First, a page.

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dont starve surviving first 10 nights

Recently, I dove into the world of Don’t Starve. I have been curious about this game for a long time but had never actually played it. When I took the plunge, I found myself sucked in for hours! There was very little to guide me going in, so I was expecting it to be difficult but was surprised at the depth of the game. There is so much to do, and all of it is vital for your survival. After making it through the first 10 days a few times, I found a pattern in the tasks necessary to ensure my survival. All of my findings are based on my play-through as Wilson, the first character you play.


Making Camp

Making a base camp quickly is essential to surviving. Sometimes you’re lucky enough to spawn in a good area but not always. I’ve had to walk around for the better part of 4 days exploring different biomes before finally finding a good place to settle. If you need to, there are wormholes that teleport you to a different area of the map. However, they consume your sanity with each jump. Beefalos are incredibly important for your survival in the winter. Setting up your camp near a herd is something I’ve found to be useful because they offer protection from hounds and fur for winter clothing. They are found in grassland areas which also house bunnies who play a key role in winter survival.

Collecting

There are a wide variety of resources you can harvest and collect. Chances are if you see it, there’s a way to get some sort of resource from it. When harvesting, hold the space bar to gather faster. Obtain a multitude of components quickly so you can construct items and keep a stockpile for when winter comes. The more you collect, the more you can build. If you go out and find yourself far from your camp as night falls, make sure to gather or carry with you the supplies to make a temporary fire. Set up camp for the night or a torch or two to run back with if you are close enough. You cannot survive in the dark; the monsters will kill you! Materials can also be refined and build into other items such as chests and fridges. Logically, logs can be made into boards and rocks into cut stone.


Sanity

One of the things that got me into trouble as winter rolled around was Sanity. Each character has different items that affect their sanity, and Wilson has one quick way to ensure sanity sticks around for a bit: a garland. If you gather 12 petals, you can make a garland to help keep Wilson’s sanity at its peak. Petals spoil, so you need to collect sparingly. At night, Wilson’s sanity goes down a few points every hour. The easiest way to combat this is the garland, since it raises sanity by a few points throughout the day counteracting the decrease at night.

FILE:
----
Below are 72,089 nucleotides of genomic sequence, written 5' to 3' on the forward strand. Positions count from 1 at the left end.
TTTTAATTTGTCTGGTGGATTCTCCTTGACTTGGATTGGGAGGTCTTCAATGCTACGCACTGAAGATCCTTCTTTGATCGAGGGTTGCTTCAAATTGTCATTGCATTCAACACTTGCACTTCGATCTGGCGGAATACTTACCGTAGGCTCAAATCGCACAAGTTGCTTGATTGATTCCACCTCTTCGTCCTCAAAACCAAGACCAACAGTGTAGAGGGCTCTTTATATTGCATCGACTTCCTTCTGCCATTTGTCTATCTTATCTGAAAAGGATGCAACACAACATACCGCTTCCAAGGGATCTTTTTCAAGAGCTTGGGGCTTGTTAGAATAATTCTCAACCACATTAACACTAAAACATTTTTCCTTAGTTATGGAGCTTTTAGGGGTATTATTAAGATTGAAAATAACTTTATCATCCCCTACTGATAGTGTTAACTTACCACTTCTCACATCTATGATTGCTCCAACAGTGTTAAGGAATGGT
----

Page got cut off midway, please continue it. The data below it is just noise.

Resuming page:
Move Fast

As I mentioned before, speed is essential. The days go quickly, and the nights are scary and seem to drag on. Setting up camp and gathering supplies quickly is the only way you can progress past the 10 days and into the winter on day 20. Refine materials if you need and when you’re short on them, hop into a wormhole to collect around the new area. When trying to gather resources, make a torch and set off right before the sun comes up to save on time.

Don’t Fight!

Gathering silk and spider glands is a task you need to do and have to kill spiders to do it. However, I found I lived longer the less I fought. I took the pacifist route and avoided fights as long as I could. Each fight is a risk, whether it’s bees, spiders, or other manner of crazy critters. Only fight if you have a weapon, such as the spear, made from the Science Machine. Kill only when you have to and try leading enemies into other creatures. An example would be to lead spiders or hounds into pigmen or beefalo because when they are bitten by one trying to attack you, the entire mob turns on it. A virtually instant death.


Farming